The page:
Lethal-injection-facility-exterior.jpgA U.S. appeals court in San Francisco late Monday ordered a federal trial judge in San Jose to reconsider a request for a stay of the scheduled execution of a convicted murderer on Thursday.

The 9th U.S. Circuit Court of Appeals instructed U.S. District Judge Jeremy Fogel to evaluate whether the state’s recently revised lethal injection protocol has remedied flaws that were previously found by Fogel to create a “an unnecessary risk of unconstitutional pain.”

A three-judge appeals panel said, “Timing is everything and the district court should take the time necessary to address the state’s newly revised protocol in accord with Supreme Court authority.”

Albert Greenwood Brown, 56, is scheduled to be executed by lethal injection at San Quentin State Prison at 9 p.m. Thursday for the 1980 rape and murder of a 15-year-old Riverside girl.

The execution, if carried out, would be the state’s first since January 2006.

Executions since then have been put on hold by a combination of proceedings in Fogel’s court on a 2006 constitutional lawsuit and a separate procedural challenge filed in Marin County Superior Court.

Brown this month joined the federal lawsuit, originally filed by death row inmate Michael Morales.

The suit claims the heart-stopping third chemical used in the state’s three-drug execution could cause extreme pain in violation of the Constitution’s ban on cruel and unusual punishment.

Fogel previously declined on Friday to grant a stay, but said the state should offer Brown the choice of being executed with only one drug, the sedative sodium thiopental.

Brown did not make a choice. His lawyers said the one-drug procedure was “improvised” and untested, with potential for error, and it was impossible for Brown to make a knowing choice.

The appeals panel said a one-drug option is “not consistent with California state law and procedures” and “is beyond the power and expertise of the district court.”

The court stopped short of ordering Fogel to grant a stay, but quoted Fogel’s words in which he said Friday that he had not had an opportunity to review the new three-drug lethal injection protocol.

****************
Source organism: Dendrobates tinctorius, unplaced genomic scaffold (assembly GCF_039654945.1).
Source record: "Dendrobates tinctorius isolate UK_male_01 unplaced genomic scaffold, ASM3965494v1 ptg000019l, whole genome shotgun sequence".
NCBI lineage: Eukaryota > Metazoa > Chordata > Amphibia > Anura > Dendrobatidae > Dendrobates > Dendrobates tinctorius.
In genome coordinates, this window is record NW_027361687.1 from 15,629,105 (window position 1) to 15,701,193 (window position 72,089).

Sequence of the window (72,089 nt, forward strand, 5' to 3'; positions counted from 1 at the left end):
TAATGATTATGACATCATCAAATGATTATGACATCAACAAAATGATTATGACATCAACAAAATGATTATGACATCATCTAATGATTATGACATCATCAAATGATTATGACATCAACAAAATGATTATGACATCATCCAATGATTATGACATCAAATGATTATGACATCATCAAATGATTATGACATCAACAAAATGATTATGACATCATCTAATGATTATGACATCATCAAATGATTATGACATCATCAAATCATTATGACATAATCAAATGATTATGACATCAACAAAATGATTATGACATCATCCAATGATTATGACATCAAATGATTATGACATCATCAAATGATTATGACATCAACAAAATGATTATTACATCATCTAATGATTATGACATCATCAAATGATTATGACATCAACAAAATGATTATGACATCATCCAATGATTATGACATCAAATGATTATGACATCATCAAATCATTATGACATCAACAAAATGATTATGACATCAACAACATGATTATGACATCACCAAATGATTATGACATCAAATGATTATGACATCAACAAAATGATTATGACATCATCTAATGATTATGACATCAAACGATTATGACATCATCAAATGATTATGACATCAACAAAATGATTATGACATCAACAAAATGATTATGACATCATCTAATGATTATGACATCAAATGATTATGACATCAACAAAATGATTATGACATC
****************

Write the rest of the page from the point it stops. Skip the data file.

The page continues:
The panel also said the timing of Brown’s execution date “is apparently dictated in part” by the fact that the state has only 7.5 grams of sodium thiopental on hand, with an expiration date of Oct. 1.

State lawyers said in a brief today that the chemical is in short supply and the state doesn’t expect to obtain more until 2011, which would mean that no other executions are likely this year.

The panel wrote “After a four-year moratorium on executions in California, multiple proceedings in federal court, a state administrative law proceeding and state court appeals, it is incredible to think that the deliberative process might be driven by the expiration date of the execution drug.”

The appeals court panel was made up of Circuit Judges Andrew Kleinfeld, Margaret McKeown and Raymond Fisher. They issued the order shortly after 10 p.m.

The order came on the same day Gov. Arnold Schwarzenegger granted a one-day reprieve of Brown’s original execution date on Wednesday.

The governor said the reprieve was to allow the required time for a state appeals court ruling lifting a previous ban on executions to take effect. That ban was imposed in a 2007 Marin County Superior Court case.

Also on Monday, Marin County Superior Court Judge Verna Adams refused to stay the execution in connection with a new Superior Court lawsuit in which Brown and inmate Mitchell Sims say the revised protocol was not given the full public review required by a state administrative law.

Brown’s lawyers are appealing that ruling to the Court of Appeal in San Francisco.

Julia Cheever, Bay City News

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